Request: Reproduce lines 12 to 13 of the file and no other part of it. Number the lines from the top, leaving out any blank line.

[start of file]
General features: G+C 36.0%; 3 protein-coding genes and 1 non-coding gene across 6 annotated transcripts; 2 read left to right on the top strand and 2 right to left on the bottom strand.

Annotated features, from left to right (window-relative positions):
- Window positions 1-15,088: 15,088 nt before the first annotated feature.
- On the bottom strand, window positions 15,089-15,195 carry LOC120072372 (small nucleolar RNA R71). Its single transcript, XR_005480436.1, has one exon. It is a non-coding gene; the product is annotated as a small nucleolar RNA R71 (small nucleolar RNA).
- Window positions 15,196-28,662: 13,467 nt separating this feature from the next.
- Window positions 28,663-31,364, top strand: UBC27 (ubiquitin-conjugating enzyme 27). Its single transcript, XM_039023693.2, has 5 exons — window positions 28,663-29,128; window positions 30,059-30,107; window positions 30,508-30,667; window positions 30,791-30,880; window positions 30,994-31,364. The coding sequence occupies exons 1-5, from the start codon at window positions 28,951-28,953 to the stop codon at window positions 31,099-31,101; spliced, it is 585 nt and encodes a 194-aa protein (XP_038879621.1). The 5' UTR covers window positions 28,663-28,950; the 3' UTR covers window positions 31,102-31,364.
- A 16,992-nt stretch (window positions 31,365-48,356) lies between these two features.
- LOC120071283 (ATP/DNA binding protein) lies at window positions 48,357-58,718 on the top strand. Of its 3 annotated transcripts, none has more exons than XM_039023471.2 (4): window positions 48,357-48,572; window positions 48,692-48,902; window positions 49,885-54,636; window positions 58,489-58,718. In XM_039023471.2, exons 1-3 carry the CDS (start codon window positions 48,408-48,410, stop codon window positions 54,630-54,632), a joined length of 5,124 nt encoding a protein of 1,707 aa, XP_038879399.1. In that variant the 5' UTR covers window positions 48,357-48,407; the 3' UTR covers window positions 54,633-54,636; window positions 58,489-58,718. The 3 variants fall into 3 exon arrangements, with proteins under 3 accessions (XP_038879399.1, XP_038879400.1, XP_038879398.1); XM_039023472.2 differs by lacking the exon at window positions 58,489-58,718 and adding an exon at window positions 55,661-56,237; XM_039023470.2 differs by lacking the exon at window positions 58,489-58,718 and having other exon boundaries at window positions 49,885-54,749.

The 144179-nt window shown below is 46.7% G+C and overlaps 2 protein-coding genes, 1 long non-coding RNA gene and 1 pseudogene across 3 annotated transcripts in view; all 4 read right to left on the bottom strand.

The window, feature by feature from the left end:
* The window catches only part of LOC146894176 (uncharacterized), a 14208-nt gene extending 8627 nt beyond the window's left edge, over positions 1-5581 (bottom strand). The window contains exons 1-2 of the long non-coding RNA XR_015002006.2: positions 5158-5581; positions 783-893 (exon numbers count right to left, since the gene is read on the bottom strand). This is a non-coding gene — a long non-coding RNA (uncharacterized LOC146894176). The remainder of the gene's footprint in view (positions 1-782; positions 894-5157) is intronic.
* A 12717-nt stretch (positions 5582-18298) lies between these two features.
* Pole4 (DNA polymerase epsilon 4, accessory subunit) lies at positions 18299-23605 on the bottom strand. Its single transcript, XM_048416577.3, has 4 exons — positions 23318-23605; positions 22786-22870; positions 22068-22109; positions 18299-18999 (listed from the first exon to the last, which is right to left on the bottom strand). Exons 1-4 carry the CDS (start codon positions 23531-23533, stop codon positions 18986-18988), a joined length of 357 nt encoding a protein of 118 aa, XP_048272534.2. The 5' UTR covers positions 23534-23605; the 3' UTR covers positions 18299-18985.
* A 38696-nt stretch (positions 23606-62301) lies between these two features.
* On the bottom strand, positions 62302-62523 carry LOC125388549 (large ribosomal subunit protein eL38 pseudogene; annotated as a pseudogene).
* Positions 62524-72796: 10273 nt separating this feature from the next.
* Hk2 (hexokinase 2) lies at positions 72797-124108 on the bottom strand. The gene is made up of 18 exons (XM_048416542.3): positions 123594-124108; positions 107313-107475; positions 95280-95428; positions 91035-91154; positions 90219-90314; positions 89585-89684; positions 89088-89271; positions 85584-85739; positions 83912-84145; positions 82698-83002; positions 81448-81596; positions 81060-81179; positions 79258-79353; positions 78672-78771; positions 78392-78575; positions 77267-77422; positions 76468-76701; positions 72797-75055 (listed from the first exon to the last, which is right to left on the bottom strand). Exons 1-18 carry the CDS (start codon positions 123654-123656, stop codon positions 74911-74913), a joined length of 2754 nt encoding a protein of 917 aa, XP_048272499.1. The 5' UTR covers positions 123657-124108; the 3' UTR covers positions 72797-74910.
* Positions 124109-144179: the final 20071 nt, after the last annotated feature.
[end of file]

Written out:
* A 12717-nt stretch (positions 5582-18298) lies between these two features.
* Pole4 (DNA polymerase epsilon 4, accessory subunit) lies at positions 18299-23605 on the bottom strand. Its single transcript, XM_048416577.3, has 4 exons — positions 23318-23605; positions 22786-22870; positions 22068-22109; positions 18299-18999 (listed from the first exon to the last, which is right to left on the bottom strand). Exons 1-4 carry the CDS (start codon positions 23531-23533, stop codon positions 18986-18988), a joined length of 357 nt encoding a protein of 118 aa, XP_048272534.2. The 5' UTR covers positions 23534-23605; the 3' UTR covers positions 18299-18985.